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Why has Goldfrapp’s “Rocket” failed to achieve lift-off?


The official UK Top 75 was published tonight, and where once you may have expected to see Goldfrapp’s latest lead single nestled among the high achievers and new entries of the Top 40, it was nowhere to be seen. Instead, you have to trace your finger some forty-seven spots down the list to find the British duo of Will Gregory and Alison Goldfrapp with “Rocket,” the lead single from forthcoming fifth LP Head First.

What could be the reason for this, one might ask. Single no good? Goldfrapp fallen out of favour with the masses? The truth, it would seem, is rather more prosaic – promotion.

Or lack thereof. Goldfrapp have been conspicuous by their absence as far as high-profile radio and TV appearances go. There have been five-minute interview spots on BBC Radio 4 Women’s Hour and the ill-fated BBC 6 Music’s Lauren Laverne show, but oddly the most high-profile appearance of the lot, a scheduled slot on BBC1’s Friday Night with Jonathan Ross, is pencilled in for two weeks’ time – not only after the single release, but after the release of the album too.

Then there’s the video. Given a comparatively small budget, the video took longer than expected to edit and polish and as such only arrived perilously close to the single release itself, meaning it didn’t have enough time to lodge itself in the playlists of music channels. Of course, this promotion is at least something, and it’s a lot better than a lot artists will get: a video? An appearance on BBC1’s flagship chat show? I’ll take that, thanks! But when you’re Goldfrapp, and you have a history of critically-acclaimed and commercially successful records, it does strike a rather odd note.

If we forget the promotion aspect for a moment, then let’s turn our attentions to the idea that maybe, just maybe, “Rocket” is not the sort of single that’s going to get Goldfrapp a decent hit. It’s certainly been divisive among the duo’s fan base. But why? ’80s synths are in! The ’80s in general are in! But, ultimately, who cares what’s “in”? It’s the music that matters, and in fifteen or twenty years’ time, no one’s going to care whether something was “in” or not. It’s an underestimation of the buying public that they will only buy what’s in fashion at the time. No, Goldfrapp have always been somewhat ahead of the curve, so to speak. “Rocket,” though, appears to come off the back of the rise of electro pop females like La Roux, Little Boots, and Ladyhawke; that’s not to suggest that Goldfrapp were influenced by those artists (“Rocket” is more indebted to early ’80s disco and Van Halen’s “Jump”), but culturally this time it appears that they’re not really setting any trends.

Musically, though, “Rocket,” while comparatively lightweight in the context of some other Goldfrapp songs, is a jubilant pop gem. It has Goldfrapp’s simplest and most accessible hook to date, winning humour in its sentiment (“oh oh oh I got a rocket / oh oh oh you’re going on it / oh oh oh you’re never coming back”), and stabbing synth lines that sound as if they’ve been thrown in a time capsule circa 1984 and only just opened, wide-eyed and curious, now. It’s joyous and carefree, and it’s a refreshing change of pace to hear the duo approach something as light-hearted and easygoing as a lead single – compared to, say, the cold glam stomp of “Ooh La La” or the earnest sleaze of “Train.”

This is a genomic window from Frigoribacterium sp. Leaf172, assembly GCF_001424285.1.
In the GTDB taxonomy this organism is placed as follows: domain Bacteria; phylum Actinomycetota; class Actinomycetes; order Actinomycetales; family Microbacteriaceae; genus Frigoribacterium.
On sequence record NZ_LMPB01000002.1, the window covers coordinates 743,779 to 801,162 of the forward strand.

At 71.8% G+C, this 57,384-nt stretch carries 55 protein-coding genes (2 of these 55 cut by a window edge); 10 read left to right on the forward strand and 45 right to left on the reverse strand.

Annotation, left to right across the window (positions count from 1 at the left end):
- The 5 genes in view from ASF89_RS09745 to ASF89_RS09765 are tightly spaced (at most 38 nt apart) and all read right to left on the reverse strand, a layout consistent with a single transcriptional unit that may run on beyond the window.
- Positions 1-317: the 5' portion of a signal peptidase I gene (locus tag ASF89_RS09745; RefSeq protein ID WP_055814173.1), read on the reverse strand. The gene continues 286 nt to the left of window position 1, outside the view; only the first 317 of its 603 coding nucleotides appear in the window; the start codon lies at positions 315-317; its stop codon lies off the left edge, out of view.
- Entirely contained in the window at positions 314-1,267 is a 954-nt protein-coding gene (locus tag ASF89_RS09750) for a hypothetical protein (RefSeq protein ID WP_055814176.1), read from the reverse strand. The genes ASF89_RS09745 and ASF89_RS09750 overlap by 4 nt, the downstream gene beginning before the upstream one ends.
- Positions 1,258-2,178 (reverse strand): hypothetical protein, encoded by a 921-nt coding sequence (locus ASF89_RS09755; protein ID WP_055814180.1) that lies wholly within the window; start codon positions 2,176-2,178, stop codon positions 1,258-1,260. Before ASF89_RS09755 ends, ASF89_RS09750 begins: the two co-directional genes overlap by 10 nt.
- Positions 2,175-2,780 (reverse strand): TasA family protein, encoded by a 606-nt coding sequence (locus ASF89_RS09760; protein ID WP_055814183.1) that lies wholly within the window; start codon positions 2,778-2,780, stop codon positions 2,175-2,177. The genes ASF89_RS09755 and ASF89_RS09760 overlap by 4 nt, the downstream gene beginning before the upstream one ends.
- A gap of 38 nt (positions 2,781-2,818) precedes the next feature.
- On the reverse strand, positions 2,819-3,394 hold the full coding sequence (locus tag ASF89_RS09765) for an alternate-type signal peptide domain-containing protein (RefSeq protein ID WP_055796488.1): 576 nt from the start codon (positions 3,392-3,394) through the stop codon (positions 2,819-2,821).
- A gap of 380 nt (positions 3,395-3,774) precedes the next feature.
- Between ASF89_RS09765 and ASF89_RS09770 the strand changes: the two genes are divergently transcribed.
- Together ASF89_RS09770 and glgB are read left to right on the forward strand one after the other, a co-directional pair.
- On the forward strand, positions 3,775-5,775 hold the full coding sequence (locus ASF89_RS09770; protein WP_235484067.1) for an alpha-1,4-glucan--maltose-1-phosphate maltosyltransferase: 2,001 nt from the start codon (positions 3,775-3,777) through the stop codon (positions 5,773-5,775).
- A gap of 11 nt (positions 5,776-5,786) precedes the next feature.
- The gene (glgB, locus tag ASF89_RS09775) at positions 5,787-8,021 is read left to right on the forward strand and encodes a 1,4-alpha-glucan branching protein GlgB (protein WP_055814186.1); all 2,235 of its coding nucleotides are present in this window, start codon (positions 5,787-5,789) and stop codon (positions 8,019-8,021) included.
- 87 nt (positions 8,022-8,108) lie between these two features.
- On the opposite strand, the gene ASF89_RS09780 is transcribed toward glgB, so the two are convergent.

Somehow, though, it’s not caught on. BBC Radio 1 have played it the grand total of once, and it’s stalled outside the Top 40 on the national airplay chart in the run-up to its physical release. Perhaps the ’80s aren’t as back in as we think. Or maybe “Rocket” is too close to pastiche, rather than a contemporary update. For all its warmth and joy, you couldn’t proclaim it as particularly ‘cool.’ That said, the forthcoming Head First looks set to be an engaging throwback with less of the cheese and more of the old Goldfrapp magic.

Time will tell whether one comparative flop single signals the reversal of Goldfrapp’s commercial fortunes. They have a core following for their unique fusion of electronic, pop, and ambient styles, and are known for their fearless tweaking of their sound on each album. When Head First is released next week, it will be interesting to see how it fares, especially in light of the failure to achieve lift-off of this particular “Rocket.”

For all its detractors and for all its division of the Goldfrapp fanbase, though, “Rocket” is still a delirious pop delight. And we’re lucky to have a duo as inventive, fresh, and sophisticated as Gregory and Goldfrapp delivering high-quality pop five albums and ten years in. In time, who knows, “Rocket” may just achieve that so-far elusive lift-off.

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Filed under: Culture, Music, Pop, , , , , ,

2 Responses

  1. shad says:

    Alternatively, it may just be that these days, established acts simply don’t require the same level of promotion for the lead single to sell the same number of album units. Mute probably looked at Depeche Mode’s figures from last year – the first single, “Wrong”, peaked at #24 after minimal UK promotion – their worst-performing lead single for 23 years – and this had no effect on performance of the album, which peaked at #2, their best chart position since 1997.

  2. mbbarton says:

    Good point. I think you’re right – the album is much more important than the single to both Goldfrapp and Mute, I would think, and as you say, with an established act, a big “hit” isn’t as important as it would be to perhaps a new artist. I have every confidence that Head First will perform well on the charts; it’s just interesting after the last two lead singles went Top 10 for this one to miss the Top 40.

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